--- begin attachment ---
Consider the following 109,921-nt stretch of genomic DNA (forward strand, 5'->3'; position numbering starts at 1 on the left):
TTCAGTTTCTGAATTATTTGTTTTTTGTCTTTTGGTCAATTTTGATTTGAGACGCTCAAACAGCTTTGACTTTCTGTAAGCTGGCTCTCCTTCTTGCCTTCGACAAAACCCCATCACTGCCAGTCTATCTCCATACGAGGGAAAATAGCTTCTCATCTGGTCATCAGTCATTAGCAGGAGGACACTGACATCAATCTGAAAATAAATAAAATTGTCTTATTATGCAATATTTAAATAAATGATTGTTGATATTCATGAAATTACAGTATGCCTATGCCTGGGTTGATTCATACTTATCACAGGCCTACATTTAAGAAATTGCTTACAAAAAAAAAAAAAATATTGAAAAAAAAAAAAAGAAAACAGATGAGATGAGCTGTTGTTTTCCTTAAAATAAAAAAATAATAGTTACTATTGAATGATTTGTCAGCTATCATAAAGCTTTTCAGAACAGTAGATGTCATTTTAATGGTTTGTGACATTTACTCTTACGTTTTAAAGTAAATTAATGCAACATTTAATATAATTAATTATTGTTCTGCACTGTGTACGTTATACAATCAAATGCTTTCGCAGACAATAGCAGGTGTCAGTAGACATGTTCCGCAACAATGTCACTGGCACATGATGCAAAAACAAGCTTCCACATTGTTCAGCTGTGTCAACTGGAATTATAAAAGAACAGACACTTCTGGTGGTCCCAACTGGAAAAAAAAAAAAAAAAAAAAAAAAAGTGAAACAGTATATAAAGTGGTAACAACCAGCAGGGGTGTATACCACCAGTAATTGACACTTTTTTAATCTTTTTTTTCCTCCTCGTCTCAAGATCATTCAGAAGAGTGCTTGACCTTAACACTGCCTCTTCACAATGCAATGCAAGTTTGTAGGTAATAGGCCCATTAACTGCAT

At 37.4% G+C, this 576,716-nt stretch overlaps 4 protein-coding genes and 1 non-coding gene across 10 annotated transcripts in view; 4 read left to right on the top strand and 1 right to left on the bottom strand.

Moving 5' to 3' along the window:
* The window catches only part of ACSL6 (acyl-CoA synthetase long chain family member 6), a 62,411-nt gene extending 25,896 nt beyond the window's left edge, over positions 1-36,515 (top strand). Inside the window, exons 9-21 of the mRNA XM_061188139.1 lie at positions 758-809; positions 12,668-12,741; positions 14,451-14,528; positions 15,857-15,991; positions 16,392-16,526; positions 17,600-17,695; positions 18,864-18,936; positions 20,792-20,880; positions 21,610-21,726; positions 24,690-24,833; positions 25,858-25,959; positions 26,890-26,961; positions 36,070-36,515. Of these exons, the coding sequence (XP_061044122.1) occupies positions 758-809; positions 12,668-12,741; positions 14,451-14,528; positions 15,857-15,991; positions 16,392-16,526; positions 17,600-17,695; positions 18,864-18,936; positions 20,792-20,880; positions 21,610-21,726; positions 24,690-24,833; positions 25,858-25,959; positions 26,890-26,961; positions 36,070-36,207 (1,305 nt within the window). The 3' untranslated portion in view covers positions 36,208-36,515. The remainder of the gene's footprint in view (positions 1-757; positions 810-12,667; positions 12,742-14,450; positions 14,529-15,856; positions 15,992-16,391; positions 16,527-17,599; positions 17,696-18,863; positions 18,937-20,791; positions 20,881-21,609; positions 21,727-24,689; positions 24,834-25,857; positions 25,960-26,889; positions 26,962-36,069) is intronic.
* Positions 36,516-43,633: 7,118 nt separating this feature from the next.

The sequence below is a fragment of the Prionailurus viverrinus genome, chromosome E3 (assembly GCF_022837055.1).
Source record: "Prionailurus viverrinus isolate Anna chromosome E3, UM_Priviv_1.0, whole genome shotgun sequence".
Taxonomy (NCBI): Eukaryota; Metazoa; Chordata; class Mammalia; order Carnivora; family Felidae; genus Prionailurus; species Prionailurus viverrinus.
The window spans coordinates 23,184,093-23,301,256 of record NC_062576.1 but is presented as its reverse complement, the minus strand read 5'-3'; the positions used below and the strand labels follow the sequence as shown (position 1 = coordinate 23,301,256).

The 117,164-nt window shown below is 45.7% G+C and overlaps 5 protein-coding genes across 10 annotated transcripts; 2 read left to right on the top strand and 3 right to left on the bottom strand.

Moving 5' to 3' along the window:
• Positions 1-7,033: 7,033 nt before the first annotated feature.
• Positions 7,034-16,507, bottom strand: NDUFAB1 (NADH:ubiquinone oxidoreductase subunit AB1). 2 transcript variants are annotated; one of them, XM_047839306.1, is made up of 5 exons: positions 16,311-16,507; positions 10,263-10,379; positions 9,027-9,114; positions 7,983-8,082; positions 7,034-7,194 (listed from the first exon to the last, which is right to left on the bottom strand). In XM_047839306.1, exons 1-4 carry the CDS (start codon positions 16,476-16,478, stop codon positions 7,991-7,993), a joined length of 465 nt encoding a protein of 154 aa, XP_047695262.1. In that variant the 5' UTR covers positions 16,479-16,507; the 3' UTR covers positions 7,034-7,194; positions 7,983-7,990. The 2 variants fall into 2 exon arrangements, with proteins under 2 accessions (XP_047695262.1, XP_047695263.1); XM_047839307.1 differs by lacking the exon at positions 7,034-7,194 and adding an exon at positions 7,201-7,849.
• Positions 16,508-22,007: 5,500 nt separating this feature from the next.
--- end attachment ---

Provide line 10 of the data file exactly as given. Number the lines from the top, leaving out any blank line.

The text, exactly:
The window spans coordinates 23,184,093-23,301,256 of record NC_062576.1 but is presented as its reverse complement, the minus strand read 5'-3'; the positions used below and the strand labels follow the sequence as shown (position 1 = coordinate 23,301,256).